The timber merchants
The timber merchants of Knysna in the late 19th and early 20th Centuries
Two companies dominated the timber economy - and, indeed, much of the general economy - of Knysna in the late 19th Century and well into the 20th Century: Thesen & Co., and Geo. Parkes & Sons Ltd.
But, of course, they weren’t the only players in town.
Thesen & Co.
The brothers Arnt Leonard and Mathias Thesen arrived in Knysna from Norway via Cape Town in 1869, and settled here the following year. They’d decided to emigrate from their hometown, Stavanger, after the collapse of the family firm, A.L. Thesen & Co. (traders and ship-owners, established 1845), during the economic downturn following the Second Schleswig War - or the German-Danish War - of 1864.
They packed their families into their 117-ton schooner, Albatross - the last of ten ships that the company had owned - and set sail for New Zealand. After a stopover to re-provision in Cape Town, though, the ship ran into trouble off Cape Agulhas, which forced a return to the Mother City for repairs. It was during this second stop in Cape Town that the brothers learned from the Swedish-Norwegian consul, Carl Gustaf Åkerberg, of the dire need - and massive shortage - of shipping on the South African coast. Most of the vessels on the local routes had been recalled to Europe due to the threat of war between Germany and France.
After Mathias’s son, Hans, sailed a number of cargo charters to Knysna - and brought a number of loads of timber back to Cape Town (all of which helped to pay for the repairs), the senior members of the family decided to visit Knysna personally - and they cancelled their plans for New Zealand almost as soon as they’d seen the place. They settled in Knysna, and the brothers set up a new firm, Thesen & Co., in 1870 (although Mathias left the partnership soon afterwards to take up farming near Plettenberg Bay).
Thesen & Co. involved itself in timber from the start: it extracted it from the forest, and it kept the Albatross’s holds filled with it, delivering to whichever destination in South Africa needed it. And, of course, it bought large tracts of forested land, too. (Sadly, though, the Albatross was wrecked in 1874 - ironically, off Cape Agulhas again. But the passengers and crew made it to Dyer Island, from where they were eventually transported to the mainland in boats rowed by local fishermen.)
In 1875, Arnt Leonard passed away, and his son, Charles Wilhelm (14 November 1856 – 1 February 1940), joined the business.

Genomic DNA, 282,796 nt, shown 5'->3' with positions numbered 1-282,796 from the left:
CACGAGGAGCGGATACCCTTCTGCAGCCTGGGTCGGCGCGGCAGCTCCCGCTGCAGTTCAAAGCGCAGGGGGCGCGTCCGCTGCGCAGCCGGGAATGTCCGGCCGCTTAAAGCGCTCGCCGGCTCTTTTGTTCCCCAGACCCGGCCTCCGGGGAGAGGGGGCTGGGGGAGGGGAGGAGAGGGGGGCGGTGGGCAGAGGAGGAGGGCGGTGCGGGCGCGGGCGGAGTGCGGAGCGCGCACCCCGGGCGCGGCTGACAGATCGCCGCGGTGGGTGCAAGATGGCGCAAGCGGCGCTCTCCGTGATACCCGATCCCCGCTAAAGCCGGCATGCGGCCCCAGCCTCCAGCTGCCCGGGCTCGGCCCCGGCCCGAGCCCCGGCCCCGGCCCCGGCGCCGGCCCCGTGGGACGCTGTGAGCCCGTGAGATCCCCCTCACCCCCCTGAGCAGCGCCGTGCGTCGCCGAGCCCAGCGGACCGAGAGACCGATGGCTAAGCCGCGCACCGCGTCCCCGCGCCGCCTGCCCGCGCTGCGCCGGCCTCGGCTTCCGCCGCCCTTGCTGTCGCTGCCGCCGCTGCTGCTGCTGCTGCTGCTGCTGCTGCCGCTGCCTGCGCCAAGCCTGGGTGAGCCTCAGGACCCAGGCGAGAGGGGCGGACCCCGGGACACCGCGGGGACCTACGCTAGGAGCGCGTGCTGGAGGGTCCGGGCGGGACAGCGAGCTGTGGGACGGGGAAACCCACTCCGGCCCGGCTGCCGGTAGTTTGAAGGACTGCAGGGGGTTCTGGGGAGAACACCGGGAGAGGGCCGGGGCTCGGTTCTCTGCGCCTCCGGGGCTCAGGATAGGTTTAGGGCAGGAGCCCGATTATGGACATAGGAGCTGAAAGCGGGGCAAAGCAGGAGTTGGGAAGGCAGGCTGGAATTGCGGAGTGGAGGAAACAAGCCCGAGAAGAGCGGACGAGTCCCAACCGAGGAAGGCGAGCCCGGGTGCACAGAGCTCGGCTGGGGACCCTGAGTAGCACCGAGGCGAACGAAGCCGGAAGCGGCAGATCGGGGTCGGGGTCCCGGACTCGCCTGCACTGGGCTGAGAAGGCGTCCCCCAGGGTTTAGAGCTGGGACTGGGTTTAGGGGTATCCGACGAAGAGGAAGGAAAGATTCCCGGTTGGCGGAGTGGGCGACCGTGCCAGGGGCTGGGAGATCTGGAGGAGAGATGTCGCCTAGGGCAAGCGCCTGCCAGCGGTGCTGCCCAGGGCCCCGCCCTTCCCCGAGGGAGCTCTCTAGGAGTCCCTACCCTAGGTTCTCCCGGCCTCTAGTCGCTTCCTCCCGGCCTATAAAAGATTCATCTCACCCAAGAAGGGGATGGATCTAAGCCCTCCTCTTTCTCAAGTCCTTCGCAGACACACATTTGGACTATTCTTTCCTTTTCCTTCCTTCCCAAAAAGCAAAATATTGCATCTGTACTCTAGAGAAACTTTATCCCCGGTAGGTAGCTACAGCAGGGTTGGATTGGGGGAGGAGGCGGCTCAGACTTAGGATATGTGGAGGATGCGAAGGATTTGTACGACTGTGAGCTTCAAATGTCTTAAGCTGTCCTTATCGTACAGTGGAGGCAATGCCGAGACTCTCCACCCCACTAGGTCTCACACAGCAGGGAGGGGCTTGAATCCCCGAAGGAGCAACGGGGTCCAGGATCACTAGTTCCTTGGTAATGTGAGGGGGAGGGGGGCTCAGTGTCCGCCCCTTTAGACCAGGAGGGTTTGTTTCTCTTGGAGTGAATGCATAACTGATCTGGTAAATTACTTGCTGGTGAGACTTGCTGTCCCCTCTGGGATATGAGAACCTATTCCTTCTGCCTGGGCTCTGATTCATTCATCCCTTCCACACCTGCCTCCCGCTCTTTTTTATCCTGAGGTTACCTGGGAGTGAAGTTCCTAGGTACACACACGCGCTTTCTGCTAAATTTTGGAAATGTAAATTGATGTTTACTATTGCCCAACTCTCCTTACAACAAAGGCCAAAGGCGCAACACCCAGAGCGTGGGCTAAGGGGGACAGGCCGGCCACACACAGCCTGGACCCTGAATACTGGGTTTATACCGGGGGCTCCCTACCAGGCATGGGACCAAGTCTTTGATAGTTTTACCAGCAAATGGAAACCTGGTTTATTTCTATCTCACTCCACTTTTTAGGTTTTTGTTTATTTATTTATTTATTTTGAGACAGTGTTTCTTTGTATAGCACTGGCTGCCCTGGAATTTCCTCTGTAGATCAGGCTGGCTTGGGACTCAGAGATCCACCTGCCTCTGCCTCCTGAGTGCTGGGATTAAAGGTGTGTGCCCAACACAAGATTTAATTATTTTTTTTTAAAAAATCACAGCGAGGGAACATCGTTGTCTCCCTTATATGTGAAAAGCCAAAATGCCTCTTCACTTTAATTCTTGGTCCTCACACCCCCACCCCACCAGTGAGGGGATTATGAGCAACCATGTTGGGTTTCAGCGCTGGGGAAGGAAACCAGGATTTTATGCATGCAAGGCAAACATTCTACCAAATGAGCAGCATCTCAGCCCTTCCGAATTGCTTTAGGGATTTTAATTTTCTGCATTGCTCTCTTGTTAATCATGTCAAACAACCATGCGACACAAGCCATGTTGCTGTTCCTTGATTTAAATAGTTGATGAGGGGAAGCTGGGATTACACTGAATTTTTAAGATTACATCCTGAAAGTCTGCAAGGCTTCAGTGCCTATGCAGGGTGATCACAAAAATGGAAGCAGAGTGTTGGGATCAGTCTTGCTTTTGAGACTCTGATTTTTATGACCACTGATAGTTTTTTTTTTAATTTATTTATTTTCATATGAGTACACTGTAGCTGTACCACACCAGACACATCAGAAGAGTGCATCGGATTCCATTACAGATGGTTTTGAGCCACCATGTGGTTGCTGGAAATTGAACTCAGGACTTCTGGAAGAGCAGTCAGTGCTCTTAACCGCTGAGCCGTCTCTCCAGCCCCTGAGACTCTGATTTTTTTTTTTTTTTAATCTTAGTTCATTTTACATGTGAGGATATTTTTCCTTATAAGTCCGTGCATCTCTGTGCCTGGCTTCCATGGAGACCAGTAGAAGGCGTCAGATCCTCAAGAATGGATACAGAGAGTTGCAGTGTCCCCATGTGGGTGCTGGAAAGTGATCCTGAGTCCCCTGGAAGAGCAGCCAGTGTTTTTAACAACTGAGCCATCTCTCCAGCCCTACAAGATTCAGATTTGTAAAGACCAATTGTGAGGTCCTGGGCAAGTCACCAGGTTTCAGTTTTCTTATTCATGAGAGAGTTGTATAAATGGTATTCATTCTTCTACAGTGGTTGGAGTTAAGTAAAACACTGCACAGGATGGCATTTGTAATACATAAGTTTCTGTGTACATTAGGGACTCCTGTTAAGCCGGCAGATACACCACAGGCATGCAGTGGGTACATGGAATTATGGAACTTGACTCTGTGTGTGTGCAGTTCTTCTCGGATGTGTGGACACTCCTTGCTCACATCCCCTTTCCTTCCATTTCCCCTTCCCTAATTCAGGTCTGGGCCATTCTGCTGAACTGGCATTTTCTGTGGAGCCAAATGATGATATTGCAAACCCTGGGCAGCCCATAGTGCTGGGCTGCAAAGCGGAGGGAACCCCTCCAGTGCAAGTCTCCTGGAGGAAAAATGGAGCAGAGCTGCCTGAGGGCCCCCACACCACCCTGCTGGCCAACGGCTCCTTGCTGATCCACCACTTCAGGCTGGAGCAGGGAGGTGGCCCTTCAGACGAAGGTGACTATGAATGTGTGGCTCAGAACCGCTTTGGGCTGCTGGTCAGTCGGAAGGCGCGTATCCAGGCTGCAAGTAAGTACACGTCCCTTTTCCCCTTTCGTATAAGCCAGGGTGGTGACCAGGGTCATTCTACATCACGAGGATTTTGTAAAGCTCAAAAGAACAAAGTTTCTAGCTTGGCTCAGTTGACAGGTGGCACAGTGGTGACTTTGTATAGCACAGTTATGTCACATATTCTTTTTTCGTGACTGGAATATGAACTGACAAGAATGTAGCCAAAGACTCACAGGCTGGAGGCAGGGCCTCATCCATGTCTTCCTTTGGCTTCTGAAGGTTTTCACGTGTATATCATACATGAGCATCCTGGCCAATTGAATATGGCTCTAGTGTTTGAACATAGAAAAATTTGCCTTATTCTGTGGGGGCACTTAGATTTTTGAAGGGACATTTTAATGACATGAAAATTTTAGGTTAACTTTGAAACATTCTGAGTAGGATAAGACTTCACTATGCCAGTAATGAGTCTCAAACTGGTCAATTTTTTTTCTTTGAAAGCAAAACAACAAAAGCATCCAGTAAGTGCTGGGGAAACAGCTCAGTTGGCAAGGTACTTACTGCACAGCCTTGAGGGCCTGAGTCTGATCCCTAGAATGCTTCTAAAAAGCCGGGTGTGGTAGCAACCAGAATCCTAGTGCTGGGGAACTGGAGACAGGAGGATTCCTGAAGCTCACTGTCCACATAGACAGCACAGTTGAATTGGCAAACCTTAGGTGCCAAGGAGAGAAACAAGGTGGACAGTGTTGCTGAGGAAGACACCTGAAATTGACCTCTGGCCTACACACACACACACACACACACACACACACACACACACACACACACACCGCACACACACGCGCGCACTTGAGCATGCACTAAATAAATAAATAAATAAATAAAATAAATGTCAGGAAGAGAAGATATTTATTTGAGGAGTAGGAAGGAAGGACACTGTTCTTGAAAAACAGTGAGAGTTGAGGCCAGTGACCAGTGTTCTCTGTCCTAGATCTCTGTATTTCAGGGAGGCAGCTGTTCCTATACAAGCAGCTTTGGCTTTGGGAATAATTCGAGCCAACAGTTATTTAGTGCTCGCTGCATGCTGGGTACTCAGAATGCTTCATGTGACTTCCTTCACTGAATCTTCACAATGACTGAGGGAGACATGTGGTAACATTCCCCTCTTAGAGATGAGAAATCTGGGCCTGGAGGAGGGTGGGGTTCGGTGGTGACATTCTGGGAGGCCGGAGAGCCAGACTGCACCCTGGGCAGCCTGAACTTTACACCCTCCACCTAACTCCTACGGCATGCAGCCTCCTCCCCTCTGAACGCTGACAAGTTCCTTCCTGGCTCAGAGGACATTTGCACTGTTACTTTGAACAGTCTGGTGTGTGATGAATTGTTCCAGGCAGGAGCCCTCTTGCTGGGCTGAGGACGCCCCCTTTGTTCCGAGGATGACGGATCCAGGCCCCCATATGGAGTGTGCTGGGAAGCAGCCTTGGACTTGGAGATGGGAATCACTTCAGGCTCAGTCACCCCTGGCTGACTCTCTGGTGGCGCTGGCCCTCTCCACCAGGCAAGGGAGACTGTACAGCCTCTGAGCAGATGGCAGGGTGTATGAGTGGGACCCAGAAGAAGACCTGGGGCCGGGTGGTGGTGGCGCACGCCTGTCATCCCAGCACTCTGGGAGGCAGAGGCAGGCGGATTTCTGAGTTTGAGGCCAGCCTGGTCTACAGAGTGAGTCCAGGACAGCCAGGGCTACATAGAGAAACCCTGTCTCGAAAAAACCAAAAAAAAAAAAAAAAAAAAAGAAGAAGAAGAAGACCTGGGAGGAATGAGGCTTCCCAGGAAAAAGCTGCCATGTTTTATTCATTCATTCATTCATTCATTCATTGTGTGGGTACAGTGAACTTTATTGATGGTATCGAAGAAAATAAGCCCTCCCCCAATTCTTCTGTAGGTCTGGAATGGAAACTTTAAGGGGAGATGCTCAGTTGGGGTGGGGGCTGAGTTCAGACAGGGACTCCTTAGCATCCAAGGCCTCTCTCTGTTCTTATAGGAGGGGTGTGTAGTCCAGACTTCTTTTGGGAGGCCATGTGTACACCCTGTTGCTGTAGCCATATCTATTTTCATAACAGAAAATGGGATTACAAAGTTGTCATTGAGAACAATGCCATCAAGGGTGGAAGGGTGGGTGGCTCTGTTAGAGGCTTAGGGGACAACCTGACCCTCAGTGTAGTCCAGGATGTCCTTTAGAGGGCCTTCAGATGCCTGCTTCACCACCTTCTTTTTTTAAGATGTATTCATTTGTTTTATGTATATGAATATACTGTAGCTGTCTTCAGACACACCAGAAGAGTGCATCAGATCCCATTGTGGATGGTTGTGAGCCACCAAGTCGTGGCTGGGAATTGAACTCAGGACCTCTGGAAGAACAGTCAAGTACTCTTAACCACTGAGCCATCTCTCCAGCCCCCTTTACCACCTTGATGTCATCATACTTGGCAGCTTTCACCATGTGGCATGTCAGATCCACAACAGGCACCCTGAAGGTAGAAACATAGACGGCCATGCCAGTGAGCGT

According to the Thesen Family History,
“It appears from all accounts that the nineteen year old Charles took over the day to day affairs of the Company while his brothers, and Hjalmar in particular, moved between Knysna and Cape Town overseeing the important cargo handling business there.
“As time went by, Charles was to reveal an exceptional talent for leadership and business, which resulted eventually in his being acknowledged as the head of the firm. From letters in the old letter press books of the 1890s and early 1900s (now in the Cape Archives) it is clear that the firm, and C.W. Thesen in particular, had wide ranging interests and explored every and any avenue in the hope that one or the other might prove to be of benefit to the area or of profit to the firm.
“These included attempts to get a newspaper established in Knysna (there was one in George), encouraging a tailor to set up shop in Knysna (to make C.W. Thesen’s suits!), agricultural experiments, tree growing, hay making, farming, lignite mining, gold prospecting at Millwood, [and] insurance, and a constant badgering of authorities for better school equipment, roads, a railway and communications in general. C.W. Thesen even tried to persuade the management of the dynamite factory to come to Knysna instead of Somerset West.”
At the request of the company, the pilot at The Heads, John Benn Jr., carried out a census of whales from his viewpoint on the Eastern Head at the Knysna Lagoon mouth from 1903 to 1906. Probably as a result of his favourable report, Thesen & Co. became agents of the Norwegian company, Hvalfangerseskabet Harald Haarfagre, when the latter set up a whaling station on Beacon Island in Plettenberg Bay. Seven new whaling ships (Bitou, Formosa, Goukama, Knysna, Piesang, Plettenberg, and Tzitzikama), a factory ship (the Haugerland), and two supply ships (the Lesseps and the Sigrun) were ordered from Norway.
Whaling continued steadily until 1914, when a fire destroyed much of the whaling station, and the Piesang was wrecked when trying to enter the Knysna Lagoon. Five of here crew were lost, and, although her captain was rescued, he died shortly afterwards, too.